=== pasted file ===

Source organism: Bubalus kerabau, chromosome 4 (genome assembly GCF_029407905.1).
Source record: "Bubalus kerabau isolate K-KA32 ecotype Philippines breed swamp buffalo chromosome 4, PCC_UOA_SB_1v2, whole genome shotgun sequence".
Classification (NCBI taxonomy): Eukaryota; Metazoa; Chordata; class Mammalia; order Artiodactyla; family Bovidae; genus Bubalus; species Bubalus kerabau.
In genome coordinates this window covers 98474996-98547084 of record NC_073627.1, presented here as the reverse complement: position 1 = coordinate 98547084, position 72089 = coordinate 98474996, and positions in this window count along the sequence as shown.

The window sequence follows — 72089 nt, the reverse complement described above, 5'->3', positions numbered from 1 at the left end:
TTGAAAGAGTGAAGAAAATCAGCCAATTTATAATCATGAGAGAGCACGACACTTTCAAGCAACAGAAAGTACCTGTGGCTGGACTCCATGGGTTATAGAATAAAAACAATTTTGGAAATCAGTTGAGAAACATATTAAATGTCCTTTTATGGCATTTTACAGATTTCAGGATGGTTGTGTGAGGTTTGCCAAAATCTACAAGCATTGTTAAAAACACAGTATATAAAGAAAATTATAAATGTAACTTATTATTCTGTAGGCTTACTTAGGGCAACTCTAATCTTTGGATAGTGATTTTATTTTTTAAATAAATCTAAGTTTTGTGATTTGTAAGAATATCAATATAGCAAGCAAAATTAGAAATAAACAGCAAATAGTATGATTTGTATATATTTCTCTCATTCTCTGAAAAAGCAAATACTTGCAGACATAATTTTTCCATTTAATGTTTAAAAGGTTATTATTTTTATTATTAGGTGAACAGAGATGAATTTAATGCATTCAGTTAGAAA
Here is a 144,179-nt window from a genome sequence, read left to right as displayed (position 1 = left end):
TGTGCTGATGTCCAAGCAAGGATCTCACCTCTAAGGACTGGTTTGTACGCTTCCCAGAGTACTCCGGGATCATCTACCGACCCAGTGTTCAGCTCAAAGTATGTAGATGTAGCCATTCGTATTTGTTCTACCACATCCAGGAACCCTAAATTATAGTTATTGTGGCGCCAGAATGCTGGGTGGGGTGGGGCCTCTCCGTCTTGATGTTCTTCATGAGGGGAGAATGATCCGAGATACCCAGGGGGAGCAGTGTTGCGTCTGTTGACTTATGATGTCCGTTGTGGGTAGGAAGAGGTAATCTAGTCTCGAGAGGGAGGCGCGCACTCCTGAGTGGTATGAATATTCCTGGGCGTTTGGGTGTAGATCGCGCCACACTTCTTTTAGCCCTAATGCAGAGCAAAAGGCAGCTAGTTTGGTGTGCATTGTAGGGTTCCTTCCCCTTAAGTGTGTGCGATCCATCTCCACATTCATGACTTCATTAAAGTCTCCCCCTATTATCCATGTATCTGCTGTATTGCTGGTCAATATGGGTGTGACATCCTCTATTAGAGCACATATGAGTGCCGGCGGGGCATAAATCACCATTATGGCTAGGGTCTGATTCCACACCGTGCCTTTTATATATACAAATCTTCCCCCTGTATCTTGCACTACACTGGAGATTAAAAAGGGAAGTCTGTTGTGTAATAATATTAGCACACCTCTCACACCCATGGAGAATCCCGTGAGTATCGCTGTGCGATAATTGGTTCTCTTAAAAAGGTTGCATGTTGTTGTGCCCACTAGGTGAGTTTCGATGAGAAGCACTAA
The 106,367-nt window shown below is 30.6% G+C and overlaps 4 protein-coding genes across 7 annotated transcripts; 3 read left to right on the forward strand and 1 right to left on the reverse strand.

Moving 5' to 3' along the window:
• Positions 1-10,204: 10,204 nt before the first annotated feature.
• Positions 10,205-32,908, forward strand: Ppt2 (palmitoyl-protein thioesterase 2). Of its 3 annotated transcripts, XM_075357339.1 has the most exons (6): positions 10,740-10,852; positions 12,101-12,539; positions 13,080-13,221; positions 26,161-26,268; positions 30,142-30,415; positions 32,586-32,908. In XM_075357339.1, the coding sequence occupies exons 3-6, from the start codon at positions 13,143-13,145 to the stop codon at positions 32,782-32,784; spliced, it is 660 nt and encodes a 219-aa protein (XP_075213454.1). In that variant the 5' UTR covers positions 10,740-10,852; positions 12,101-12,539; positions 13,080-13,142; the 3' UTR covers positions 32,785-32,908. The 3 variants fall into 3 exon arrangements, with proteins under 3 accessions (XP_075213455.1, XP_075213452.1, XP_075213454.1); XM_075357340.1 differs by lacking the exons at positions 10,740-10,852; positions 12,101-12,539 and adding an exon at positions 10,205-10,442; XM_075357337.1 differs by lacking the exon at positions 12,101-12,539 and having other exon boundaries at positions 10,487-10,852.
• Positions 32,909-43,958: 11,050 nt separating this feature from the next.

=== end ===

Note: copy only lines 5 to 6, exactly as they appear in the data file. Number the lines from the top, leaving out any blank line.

The window sequence follows — 72089 nt, the reverse complement described above, 5'->3', positions numbered from 1 at the left end:
TTGAAAGAGTGAAGAAAATCAGCCAATTTATAATCATGAGAGAGCACGACACTTTCAAGCAACAGAAAGTACCTGTGGCTGGACTCCATGGGTTATAGAATAAAAACAATTTTGGAAATCAGTTGAGAAACATATTAAATGTCCTTTTATGGCATTTTACAGATTTCAGGATGGTTGTGTGAGGTTTGCCAAAATCTACAAGCATTGTTAAAAACACAGTATATAAAGAAAATTATAAATGTAACTTATTATTCTGTAGGCTTACTTAGGGCAACTCTAATCTTTGGATAGTGATTTTATTTTTTAAATAAATCTAAGTTTTGTGATTTGTAAGAATATCAATATAGCAAGCAAAATTAGAAATAAACAGCAAATAGTATGATTTGTATATATTTCTCTCATTCTCTGAAAAAGCAAATACTTGCAGACATAATTTTTCCATTTAATGTTTAAAAGGTTATTATTTTTATTATTAGGTGAACAGAGATGAATTTAATGCATTCAGTTAGAAA